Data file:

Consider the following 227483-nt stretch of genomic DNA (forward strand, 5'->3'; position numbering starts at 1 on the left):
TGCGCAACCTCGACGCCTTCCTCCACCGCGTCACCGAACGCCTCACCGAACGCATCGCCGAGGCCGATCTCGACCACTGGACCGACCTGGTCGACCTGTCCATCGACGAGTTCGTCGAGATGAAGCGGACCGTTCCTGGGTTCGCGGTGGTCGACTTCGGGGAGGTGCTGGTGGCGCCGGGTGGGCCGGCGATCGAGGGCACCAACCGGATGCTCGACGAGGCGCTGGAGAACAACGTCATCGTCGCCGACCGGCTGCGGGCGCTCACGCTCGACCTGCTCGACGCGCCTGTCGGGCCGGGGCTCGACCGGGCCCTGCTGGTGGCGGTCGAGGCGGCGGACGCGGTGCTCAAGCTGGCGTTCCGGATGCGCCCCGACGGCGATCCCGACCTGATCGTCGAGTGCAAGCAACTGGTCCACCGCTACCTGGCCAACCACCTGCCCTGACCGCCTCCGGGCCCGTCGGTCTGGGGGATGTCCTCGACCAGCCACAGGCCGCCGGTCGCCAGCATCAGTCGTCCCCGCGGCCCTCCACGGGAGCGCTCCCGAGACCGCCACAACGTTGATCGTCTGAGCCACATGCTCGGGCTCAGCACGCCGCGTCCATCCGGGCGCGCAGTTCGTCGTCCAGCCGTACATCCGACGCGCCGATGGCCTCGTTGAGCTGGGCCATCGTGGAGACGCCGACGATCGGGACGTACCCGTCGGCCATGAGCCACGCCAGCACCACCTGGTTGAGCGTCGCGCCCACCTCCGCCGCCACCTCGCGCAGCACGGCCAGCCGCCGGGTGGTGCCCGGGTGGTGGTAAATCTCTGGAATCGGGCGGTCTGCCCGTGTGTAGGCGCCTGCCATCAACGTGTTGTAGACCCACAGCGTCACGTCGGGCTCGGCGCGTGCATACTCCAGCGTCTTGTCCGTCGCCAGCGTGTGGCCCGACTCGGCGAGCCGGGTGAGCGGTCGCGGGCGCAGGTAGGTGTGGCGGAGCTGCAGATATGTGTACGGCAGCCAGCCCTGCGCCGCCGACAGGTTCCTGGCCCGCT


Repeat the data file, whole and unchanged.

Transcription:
Consider the following 227483-nt stretch of genomic DNA (forward strand, 5'->3'; position numbering starts at 1 on the left):
TGCGCAACCTCGACGCCTTCCTCCACCGCGTCACCGAACGCCTCACCGAACGCATCGCCGAGGCCGATCTCGACCACTGGACCGACCTGGTCGACCTGTCCATCGACGAGTTCGTCGAGATGAAGCGGACCGTTCCTGGGTTCGCGGTGGTCGACTTCGGGGAGGTGCTGGTGGCGCCGGGTGGGCCGGCGATCGAGGGCACCAACCGGATGCTCGACGAGGCGCTGGAGAACAACGTCATCGTCGCCGACCGGCTGCGGGCGCTCACGCTCGACCTGCTCGACGCGCCTGTCGGGCCGGGGCTCGACCGGGCCCTGCTGGTGGCGGTCGAGGCGGCGGACGCGGTGCTCAAGCTGGCGTTCCGGATGCGCCCCGACGGCGATCCCGACCTGATCGTCGAGTGCAAGCAACTGGTCCACCGCTACCTGGCCAACCACCTGCCCTGACCGCCTCCGGGCCCGTCGGTCTGGGGGATGTCCTCGACCAGCCACAGGCCGCCGGTCGCCAGCATCAGTCGTCCCCGCGGCCCTCCACGGGAGCGCTCCCGAGACCGCCACAACGTTGATCGTCTGAGCCACATGCTCGGGCTCAGCACGCCGCGTCCATCCGGGCGCGCAGTTCGTCGTCCAGCCGTACATCCGACGCGCCGATGGCCTCGTTGAGCTGGGCCATCGTGGAGACGCCGACGATCGGGACGTACCCGTCGGCCATGAGCCACGCCAGCACCACCTGGTTGAGCGTCGCGCCCACCTCCGCCGCCACCTCGCGCAGCACGGCCAGCCGCCGGGTGGTGCCCGGGTGGTGGTAAATCTCTGGAATCGGGCGGTCTGCCCGTGTGTAGGCGCCTGCCATCAACGTGTTGTAGACCCACAGCGTCACGTCGGGCTCGGCGCGTGCATACTCCAGCGTCTTGTCCGTCGCCAGCGTGTGGCCCGACTCGGCGAGCCGGGTGAGCGGTCGCGGGCGCAGGTAGGTGTGGCGGAGCTGCAGATATGTGTACGGCAGCCAGCCCTGCGCCGCCGACAGGTTCCTGGCCCGCT